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Sun, Sept. 22

Background checks reveal court histories for state representative candidates

From left: Paul Mosley, Regina Cobb, Leo Biasiucci and Jennifer Jones-Esposito

From left: Paul Mosley, Regina Cobb, Leo Biasiucci and Jennifer Jones-Esposito

Paul Mosley isn’t the only Mohave County politician with a problematic past. He’s also not the only politician to take advantage of legislative immunity.

Legal searches turned up a history of court activity for all of the Republican House candidates in District 5. In addition to Mosley, they include:

• Regina Cobb, who made use of the legislative immunity provision during 2017 hearings related to her divorce;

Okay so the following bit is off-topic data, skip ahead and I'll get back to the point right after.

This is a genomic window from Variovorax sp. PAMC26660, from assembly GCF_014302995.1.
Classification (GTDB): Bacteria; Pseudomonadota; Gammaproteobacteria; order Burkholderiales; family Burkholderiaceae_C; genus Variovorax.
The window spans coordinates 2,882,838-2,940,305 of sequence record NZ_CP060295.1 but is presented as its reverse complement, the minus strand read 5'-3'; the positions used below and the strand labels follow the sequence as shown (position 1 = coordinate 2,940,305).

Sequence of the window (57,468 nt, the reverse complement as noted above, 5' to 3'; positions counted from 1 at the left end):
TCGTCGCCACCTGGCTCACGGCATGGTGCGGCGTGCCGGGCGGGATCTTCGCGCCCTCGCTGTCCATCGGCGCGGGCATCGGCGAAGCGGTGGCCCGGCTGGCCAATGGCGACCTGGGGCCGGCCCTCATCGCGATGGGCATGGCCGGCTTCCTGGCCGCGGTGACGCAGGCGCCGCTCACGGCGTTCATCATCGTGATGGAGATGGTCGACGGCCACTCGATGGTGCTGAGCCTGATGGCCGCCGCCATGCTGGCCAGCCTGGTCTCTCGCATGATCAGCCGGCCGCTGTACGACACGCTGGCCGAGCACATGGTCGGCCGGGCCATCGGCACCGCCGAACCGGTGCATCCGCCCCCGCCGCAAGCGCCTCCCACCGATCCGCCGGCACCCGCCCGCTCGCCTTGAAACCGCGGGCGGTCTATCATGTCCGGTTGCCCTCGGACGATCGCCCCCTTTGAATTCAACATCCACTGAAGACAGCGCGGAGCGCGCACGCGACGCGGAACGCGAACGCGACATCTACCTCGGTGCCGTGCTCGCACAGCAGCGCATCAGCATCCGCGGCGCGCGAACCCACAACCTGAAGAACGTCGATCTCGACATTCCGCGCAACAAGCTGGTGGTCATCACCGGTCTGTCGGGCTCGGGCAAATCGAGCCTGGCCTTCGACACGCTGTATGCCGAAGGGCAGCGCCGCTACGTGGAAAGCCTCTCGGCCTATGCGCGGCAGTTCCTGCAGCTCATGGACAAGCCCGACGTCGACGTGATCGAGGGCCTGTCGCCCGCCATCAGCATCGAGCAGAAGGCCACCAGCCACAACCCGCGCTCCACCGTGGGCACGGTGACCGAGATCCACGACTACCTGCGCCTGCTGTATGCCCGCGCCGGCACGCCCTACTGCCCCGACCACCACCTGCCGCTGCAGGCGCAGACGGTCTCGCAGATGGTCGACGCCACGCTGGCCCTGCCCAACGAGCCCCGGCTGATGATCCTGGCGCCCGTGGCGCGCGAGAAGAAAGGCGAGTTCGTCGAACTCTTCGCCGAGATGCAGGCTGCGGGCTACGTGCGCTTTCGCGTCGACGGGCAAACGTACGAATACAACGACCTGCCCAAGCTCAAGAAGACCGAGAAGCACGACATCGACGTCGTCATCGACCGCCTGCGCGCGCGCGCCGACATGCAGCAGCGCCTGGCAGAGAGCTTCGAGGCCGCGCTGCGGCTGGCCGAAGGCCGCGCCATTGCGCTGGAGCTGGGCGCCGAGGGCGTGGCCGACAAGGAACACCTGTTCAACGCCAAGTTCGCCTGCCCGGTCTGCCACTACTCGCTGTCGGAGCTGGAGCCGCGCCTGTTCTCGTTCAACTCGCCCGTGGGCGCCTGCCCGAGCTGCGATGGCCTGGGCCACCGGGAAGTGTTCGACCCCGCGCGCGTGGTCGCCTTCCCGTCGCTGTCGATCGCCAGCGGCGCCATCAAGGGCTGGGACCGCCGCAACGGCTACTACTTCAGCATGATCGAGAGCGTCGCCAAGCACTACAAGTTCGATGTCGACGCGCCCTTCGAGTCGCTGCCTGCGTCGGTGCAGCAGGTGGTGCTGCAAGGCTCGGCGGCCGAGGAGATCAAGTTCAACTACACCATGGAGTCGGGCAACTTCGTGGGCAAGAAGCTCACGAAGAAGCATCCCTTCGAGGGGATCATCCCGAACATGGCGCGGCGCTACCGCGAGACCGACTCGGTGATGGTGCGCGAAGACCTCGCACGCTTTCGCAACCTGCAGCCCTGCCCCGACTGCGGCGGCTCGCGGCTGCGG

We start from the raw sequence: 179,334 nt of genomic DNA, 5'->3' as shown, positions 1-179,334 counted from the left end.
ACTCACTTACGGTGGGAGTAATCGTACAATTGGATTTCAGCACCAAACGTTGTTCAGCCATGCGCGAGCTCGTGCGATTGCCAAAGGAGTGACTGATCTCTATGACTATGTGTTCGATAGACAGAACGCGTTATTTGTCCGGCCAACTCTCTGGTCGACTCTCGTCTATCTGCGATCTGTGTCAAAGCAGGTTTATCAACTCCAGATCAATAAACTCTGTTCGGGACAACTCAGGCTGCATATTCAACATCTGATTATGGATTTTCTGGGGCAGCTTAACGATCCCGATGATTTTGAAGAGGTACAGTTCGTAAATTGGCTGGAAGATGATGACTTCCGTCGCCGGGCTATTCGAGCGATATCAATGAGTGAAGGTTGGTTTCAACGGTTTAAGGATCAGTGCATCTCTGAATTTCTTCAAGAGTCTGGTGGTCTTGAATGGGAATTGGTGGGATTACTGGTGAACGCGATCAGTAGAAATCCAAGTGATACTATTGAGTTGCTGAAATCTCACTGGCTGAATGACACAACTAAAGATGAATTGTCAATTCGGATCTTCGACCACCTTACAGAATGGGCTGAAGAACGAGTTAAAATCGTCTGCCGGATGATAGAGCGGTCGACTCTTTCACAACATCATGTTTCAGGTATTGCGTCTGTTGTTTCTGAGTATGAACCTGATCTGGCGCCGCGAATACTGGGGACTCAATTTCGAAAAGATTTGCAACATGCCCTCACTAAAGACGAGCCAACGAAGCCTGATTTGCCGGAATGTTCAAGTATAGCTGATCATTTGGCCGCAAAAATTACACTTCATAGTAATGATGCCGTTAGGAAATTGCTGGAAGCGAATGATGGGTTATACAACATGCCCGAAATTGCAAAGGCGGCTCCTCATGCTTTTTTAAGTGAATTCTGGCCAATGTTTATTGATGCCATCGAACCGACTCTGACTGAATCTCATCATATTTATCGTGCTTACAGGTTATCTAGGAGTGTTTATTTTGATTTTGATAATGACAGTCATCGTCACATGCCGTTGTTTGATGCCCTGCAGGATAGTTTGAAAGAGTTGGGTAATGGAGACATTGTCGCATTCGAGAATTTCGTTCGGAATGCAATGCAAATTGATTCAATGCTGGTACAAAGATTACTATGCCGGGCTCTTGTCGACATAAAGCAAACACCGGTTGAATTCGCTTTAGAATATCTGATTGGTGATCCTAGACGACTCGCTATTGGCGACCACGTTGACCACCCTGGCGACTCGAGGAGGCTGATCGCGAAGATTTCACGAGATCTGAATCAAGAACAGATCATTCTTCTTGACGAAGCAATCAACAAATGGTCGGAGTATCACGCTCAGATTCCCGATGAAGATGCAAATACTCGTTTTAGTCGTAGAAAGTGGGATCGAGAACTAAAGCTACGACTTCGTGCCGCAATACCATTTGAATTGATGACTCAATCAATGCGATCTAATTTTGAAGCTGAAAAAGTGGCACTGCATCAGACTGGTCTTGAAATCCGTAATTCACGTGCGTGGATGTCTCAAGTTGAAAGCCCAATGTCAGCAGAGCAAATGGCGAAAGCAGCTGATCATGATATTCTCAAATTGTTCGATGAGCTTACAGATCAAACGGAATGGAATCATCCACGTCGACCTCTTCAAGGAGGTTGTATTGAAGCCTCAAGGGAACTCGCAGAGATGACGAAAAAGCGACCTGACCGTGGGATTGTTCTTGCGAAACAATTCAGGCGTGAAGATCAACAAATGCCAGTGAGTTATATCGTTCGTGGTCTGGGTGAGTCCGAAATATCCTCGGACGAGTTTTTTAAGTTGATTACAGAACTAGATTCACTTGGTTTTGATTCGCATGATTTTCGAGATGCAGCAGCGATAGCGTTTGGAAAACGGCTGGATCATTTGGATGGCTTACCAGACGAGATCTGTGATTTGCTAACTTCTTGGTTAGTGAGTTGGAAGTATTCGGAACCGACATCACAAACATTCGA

• Leo Biasiucci, who pleaded guilty to a felony computer tampering charge in 2009;

• Jennifer Jones-Esposito, who was arrested multiple times while living in Quartzsite on charges that included interfering with government operations, disorderly conduct and zoning code violations.

Paul Mosley

Recently surfaced video shows Mosley apparently bragging during a traffic stop to a La Paz County Sherriff’s deputy about speeding up to 140 miles per hour along Interstate 10 and State Route 95. Mosley, who was stopped by Sgt. Steven Maya on SR 95 near milepost 196 on March 27 for allegedly traveling 97 mph in a 55 mph zone, told the deputy that legislative immunity prevented him from getting a criminal speeding ticket, according to a report of the incident.

Ultimately, the case was forwarded to the Cochise County Attorney’s office for review. Cochise County Attorney Brian M. McIntyre stated Thursday that a complaint has not yet been filed.